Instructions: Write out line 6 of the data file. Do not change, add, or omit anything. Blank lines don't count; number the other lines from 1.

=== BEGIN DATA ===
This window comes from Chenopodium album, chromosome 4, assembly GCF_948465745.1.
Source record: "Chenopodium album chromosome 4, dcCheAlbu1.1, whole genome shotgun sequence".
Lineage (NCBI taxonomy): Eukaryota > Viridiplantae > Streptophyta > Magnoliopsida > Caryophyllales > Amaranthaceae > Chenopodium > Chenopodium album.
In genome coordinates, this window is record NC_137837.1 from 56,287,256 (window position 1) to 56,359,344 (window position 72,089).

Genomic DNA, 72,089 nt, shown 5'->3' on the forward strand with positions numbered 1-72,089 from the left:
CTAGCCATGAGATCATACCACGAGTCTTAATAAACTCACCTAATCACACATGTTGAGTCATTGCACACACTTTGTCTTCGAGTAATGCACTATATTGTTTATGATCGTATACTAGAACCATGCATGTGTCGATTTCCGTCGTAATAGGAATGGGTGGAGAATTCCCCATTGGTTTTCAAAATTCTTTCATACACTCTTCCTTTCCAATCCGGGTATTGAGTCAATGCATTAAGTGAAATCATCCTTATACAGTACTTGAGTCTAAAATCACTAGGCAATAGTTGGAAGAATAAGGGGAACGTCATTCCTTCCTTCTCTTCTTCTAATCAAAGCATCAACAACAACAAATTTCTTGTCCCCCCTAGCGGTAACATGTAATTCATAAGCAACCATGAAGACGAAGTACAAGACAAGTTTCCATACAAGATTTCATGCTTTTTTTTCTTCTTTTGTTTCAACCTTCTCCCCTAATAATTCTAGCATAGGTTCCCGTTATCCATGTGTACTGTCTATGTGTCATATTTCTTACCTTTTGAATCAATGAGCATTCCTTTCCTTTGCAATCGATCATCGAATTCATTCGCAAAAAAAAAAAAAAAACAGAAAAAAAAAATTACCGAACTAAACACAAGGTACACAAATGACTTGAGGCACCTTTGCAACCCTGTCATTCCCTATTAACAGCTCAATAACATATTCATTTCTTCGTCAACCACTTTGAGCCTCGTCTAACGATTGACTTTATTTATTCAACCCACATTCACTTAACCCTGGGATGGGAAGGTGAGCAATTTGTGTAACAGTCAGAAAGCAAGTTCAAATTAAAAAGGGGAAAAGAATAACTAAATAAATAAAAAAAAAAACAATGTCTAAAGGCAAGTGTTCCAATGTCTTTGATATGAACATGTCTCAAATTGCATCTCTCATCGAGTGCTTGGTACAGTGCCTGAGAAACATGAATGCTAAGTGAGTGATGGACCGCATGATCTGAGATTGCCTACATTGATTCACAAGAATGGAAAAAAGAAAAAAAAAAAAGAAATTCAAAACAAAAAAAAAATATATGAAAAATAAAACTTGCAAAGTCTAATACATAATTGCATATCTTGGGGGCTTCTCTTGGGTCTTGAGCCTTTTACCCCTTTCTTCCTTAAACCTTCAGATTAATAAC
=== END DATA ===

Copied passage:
CTAGCCATGAGATCATACCACGAGTCTTAATAAACTCACCTAATCACACATGTTGAGTCATTGCACACACTTTGTCTTCGAGTAATGCACTATATTGTTTATGATCGTATACTAGAACCATGCATGTGTCGATTTCCGTCGTAATAGGAATGGGTGGAGAATTCCCCATTGGTTTTCAAAATTCTTTCATACACTCTTCCTTTCCAATCCGGGTATTGAGTCAATGCATTAAGTGAAATCATCCTTATACAGTACTTGAGTCTAAAATCACTAGGCAATAGTTGGAAGAATAAGGGGAACGTCATTCCTTCCTTCTCTTCTTCTAATCAAAGCATCAACAACAACAAATTTCTTGTCCCCCCTAGCGGTAACATGTAATTCATAAGCAACCATGAAGACGAAGTACAAGACAAGTTTCCATACAAGATTTCATGCTTTTTTTTCTTCTTTTGTTTCAACCTTCTCCCCTAATAATTCTAGCATAGGTTCCCGTTATCCATGTGTACTGTCTATGTGTCATATTTCTTACCTTTTGAATCAATGAGCATTCCTTTCCTTTGCAATCGATCATCGAATTCATTCGCAAAAAAAAAAAAAAAACAGAAAAAAAAAATTACCGAACTAAACACAAGGTACACAAATGACTTGAGGCACCTTTGCAACCCTGTCATTCCCTATTAACAGCTCAATAACATATTCATTTCTTCGTCAACCACTTTGAGCCTCGTCTAACGATTGACTTTATTTATTCAACCCACATTCACTTAACCCTGGGATGGGAAGGTGAGCAATTTGTGTAACAGTCAGAAAGCAAGTTCAAATTAAAAAGGGGAAAAGAATAACTAAATAAATAAAAAAAAAAACAATGTCTAAAGGCAAGTGTTCCAATGTCTTTGATATGAACATGTCTCAAATTGCATCTCTCATCGAGTGCTTGGTACAGTGCCTGAGAAACATGAATGCTAAGTGAGTGATGGACCGCATGATCTGAGATTGCCTACATTGATTCACAAGAATGGAAAAAAGAAAAAAAAAAAAGAAATTCAAAACAAAAAAAAAATATATGAAAAATAAAACTTGCAAAGTCTAATACATAATTGCATATCTTGGGGGCTTCTCTTGGGTCTTGAGCCTTTTACCCCTTTCTTCCTTAAACCTTCAGATTAATAAC